23. Jun, 2016

Visualizing the rushing hour of sharks

We are all familiar with the principle of ultrasound used to locate objects. Bats, dolphins and whales  emit  pulsed sounds or 'clicks'  for echolocation to detect their prey or to communicate, submarines emit sonar  pulses to detect enemy submarines.  Ultrasound imaging or sonography is a popular tool  in medicine to visualize muscles, tendons or internal organs with real time tomographic (sliced) images. Future mothers often use a 'funscan' to visualize their fetus.  Ultrasound devices operate with frequencies from 20 kHz up to several gigahertz, much above the upper audible limit of human hearing. 

An interesting recent application  of ultrasound  is the  acoustic camera to observe the movement and behavior of sharks transiting narrow sea passages. Douglas J. McCauley  and coworkers from the University of California Santa Barbara used a ultrasound sonar  device called DIDSON (Dual-frequency Identification Sonar)   to  ‘acoustically gate’ a portion of  sharks moving in and out a corridor of Palmyra Atoll. Palmyra  is an 5-square-mile ring of coral halfway between Hawaii and American Samoa, and  a sanctuary for a variety of mobile species including sharks, manta rays and turtles. The area is  protected as a U.S. National Wildlife Refuge and its lagoon and surrounding coastal waters are declared  “no-take” zones.

The DIDSON submersible sonar unit  is small and nearly neutrally buoyant in water. The unit permits high-resolution digital imaging of objects within the sonar's field of view. It is especially useful in low-light, turbid waters to study movements of fish or marine mammals in environments where fishes are physically constrained through natural or artificial environmental gateways. Or harbor entries, ship wrecks and other fish habitats. The  weak point however is that the device does not permit to identify individual species, although it is possible to distinguish fishes on the basis of their gobal shape and size.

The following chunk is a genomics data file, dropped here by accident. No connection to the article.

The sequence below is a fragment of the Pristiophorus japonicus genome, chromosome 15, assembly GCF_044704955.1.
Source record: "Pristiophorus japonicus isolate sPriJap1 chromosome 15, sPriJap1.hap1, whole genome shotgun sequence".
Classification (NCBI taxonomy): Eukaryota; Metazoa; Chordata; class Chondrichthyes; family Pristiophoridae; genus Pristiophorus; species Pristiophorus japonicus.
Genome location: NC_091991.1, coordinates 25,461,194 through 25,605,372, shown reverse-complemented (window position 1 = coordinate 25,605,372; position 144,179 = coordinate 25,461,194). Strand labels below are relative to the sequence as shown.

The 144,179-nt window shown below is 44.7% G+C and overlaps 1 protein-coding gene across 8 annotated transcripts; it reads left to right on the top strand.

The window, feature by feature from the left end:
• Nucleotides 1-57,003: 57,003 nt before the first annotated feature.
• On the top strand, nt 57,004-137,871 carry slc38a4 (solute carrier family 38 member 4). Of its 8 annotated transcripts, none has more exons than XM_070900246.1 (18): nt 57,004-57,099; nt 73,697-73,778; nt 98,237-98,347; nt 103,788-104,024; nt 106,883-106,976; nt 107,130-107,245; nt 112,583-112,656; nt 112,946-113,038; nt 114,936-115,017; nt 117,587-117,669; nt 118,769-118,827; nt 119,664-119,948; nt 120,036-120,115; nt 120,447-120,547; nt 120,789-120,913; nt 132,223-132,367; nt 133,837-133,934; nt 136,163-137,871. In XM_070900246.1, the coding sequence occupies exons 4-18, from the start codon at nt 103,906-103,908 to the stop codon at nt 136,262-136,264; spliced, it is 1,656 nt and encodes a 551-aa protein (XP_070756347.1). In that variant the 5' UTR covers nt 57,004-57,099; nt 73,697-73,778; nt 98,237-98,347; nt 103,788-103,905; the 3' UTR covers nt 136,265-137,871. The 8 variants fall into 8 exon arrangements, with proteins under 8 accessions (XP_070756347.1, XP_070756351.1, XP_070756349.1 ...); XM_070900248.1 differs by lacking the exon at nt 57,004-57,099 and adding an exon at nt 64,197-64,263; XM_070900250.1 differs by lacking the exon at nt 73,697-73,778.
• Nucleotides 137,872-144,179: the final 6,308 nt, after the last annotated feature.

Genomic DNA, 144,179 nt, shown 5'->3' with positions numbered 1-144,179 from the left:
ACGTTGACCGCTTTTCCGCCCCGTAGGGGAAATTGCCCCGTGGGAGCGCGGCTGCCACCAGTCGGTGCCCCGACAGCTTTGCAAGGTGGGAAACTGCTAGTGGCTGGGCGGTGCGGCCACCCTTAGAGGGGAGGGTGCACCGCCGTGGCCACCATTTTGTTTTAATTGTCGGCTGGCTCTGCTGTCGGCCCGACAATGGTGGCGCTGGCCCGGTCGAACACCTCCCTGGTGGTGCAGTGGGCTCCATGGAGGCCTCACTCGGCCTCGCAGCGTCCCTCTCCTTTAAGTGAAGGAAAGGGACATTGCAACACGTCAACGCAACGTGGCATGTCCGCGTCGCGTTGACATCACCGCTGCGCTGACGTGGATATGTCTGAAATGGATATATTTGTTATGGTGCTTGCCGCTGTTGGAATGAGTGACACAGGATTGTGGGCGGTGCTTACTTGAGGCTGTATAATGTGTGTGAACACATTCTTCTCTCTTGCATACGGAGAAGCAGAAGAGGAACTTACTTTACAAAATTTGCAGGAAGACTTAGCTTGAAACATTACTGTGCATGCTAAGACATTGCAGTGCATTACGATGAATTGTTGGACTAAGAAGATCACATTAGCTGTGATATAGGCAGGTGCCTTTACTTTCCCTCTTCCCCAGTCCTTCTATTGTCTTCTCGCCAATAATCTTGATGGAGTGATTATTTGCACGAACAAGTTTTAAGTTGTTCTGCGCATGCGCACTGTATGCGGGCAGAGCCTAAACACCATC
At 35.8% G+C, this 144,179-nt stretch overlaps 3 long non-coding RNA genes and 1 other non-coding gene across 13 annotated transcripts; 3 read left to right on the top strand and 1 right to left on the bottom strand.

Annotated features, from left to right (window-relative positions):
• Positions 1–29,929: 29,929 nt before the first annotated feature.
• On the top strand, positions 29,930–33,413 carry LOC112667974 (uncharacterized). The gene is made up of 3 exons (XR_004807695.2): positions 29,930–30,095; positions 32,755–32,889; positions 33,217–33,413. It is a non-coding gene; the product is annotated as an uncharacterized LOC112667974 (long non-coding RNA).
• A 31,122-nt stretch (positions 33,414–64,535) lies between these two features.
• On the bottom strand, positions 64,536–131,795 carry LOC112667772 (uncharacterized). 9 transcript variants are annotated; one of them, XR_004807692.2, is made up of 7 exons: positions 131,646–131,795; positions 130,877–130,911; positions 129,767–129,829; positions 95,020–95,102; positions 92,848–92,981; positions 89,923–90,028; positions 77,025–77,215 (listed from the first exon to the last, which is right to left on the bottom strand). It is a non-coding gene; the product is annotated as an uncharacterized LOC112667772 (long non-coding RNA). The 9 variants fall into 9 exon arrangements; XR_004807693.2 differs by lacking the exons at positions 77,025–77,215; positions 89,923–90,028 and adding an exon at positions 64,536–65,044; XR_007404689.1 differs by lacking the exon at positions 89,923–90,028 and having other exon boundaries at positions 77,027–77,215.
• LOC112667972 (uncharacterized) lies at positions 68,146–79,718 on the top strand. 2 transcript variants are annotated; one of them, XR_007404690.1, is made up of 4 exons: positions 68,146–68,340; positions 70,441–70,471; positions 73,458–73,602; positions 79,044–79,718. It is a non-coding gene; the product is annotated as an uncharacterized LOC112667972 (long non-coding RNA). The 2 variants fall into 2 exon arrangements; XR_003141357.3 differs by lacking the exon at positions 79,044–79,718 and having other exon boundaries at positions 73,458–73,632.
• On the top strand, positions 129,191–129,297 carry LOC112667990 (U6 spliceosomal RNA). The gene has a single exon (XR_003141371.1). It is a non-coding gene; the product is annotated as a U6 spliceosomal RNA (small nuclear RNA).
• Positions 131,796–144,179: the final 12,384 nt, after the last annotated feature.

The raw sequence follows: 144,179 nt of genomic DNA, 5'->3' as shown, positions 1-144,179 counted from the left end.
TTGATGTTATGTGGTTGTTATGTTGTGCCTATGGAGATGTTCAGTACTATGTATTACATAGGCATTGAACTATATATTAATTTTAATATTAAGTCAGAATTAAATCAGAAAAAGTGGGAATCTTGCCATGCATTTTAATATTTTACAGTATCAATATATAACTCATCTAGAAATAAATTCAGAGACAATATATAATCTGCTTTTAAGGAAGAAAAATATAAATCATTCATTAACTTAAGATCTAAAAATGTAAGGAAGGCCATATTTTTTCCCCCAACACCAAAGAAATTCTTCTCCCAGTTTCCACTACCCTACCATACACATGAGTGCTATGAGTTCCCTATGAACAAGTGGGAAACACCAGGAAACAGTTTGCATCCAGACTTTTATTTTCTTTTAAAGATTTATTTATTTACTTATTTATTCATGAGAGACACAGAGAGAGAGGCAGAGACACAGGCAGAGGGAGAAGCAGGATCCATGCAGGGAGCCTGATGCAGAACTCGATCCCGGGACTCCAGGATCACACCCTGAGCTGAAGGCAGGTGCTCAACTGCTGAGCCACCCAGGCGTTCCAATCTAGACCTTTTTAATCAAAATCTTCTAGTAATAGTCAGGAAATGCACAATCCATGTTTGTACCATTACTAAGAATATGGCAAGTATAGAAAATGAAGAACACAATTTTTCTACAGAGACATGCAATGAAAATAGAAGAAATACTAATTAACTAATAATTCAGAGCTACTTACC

The acoustic camera near-continuously monitored a 42 m3 section of channel space. The maximum linear distance visualized by the acoustic camera was 10 m. Investigators mainly tracked movements of blacktip sharks (C. melanopterus), the most common shark observed in Palmyra's lagoons (see picture above: acoustic camera recorded image of a shark moving through the sonar unit's field of view , source*).  They found that  shark density and directionality of travel  through the channel at night was more than three times greater than that  of sharks moving through by day. Peaks in shark densities (‘rushing hours’)  were specifically recorded during the post-dusk period (1909–2009 h).

Sources:

Moursund, R. A., Carlson, T. J., and Peters, R. D. 2003. A fisheries application of a dual frequencyi dentification sonar acoustic camera. – ICES Journal of Marine Science, 60: 678–683.

http://www.news.ucsb.edu/2016/016952/rush-hour-palmyra-atoll

*http://www.sciencedirect.com/science/article/pii/S0022098116300855